"The doctor of the future will give no medicine, but will interest his patients in the care of the human frame, in diet and in the cause and prevention of disease."
- Thomas Edison
Cancer is a political problem more than it is a medical problem.
"Monsanto should not have to vouchsafe the safety of biotech food," said Phil Angell, Monsanto's director of corporate communications. "Our interest is in selling as much of it as possible. Assuring its safety is the FDA's job."
- New York Times, October 25, 1998
"What the FDA is doing and what the public thinks it's doing are as different as night and day." - Dr. Herbert Ley, Former FDA Commissioner
"The FDA serves as the pharmaceutical industry's watchdog, which can be called upon to attack and destroy a potential competitor under the guise of protecting the public." - Dr. James P. Carter
|The following information courtesy of Richard Wolfson, PhD, Consumer Right to Know Campaign for Mandatory labeling and long-term testing of genetically engineered food.|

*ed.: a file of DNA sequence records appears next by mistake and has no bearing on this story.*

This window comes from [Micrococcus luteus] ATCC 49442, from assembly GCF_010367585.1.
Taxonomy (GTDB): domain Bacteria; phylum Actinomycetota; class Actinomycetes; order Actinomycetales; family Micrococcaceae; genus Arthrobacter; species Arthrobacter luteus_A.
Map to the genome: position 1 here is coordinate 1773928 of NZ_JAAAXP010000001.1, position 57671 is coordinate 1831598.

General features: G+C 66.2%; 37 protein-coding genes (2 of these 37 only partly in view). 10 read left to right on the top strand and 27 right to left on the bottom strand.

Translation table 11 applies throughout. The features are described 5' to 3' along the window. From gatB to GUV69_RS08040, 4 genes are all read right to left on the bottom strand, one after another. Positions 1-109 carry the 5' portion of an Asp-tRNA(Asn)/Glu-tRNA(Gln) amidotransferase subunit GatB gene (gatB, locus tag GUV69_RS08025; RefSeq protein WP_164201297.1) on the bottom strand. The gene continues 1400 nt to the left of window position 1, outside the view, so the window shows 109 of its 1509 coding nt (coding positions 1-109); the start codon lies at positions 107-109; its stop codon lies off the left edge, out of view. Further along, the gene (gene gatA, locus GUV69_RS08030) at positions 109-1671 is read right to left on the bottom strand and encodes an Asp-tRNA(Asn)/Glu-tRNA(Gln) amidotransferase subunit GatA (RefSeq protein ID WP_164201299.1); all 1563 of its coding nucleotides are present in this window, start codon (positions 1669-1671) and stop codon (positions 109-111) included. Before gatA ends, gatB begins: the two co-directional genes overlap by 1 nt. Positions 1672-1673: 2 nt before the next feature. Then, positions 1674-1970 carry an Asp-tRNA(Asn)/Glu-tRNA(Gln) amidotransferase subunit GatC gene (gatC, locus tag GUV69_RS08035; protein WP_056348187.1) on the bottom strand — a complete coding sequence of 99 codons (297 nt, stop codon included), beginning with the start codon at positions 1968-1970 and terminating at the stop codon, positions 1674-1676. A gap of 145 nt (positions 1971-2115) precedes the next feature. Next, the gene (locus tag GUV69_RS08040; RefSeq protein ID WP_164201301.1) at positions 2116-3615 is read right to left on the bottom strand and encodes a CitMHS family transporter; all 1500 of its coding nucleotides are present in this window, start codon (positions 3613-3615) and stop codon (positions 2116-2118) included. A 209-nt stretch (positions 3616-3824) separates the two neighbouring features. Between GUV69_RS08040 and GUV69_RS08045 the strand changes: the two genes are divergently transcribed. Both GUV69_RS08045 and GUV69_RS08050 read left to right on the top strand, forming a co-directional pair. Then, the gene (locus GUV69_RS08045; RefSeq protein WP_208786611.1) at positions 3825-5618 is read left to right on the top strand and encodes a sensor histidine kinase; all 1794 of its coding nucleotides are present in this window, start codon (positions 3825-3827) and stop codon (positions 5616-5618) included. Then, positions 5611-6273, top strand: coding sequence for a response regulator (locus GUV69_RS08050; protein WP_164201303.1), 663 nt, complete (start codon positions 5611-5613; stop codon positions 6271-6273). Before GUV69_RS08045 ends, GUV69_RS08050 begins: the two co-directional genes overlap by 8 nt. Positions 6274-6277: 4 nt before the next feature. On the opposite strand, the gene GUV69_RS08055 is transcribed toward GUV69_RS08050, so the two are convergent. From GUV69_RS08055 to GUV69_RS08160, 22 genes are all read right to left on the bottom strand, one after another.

Thanks to NLPWessex for posting the following article:
(Farm Progress, 23 March 2001)
".....concern about genetically engineered crops is now coming not only from environmental and consumer groups but from farmers, who have generally supported such crops.....The North Dakota bill has made headway precisely because its main backers are some of the state's own farmers, not the usual biotechnology opponents." New York Times, 24 March, 2000 on a bill to ban the growing of GM wheat in North Dakota.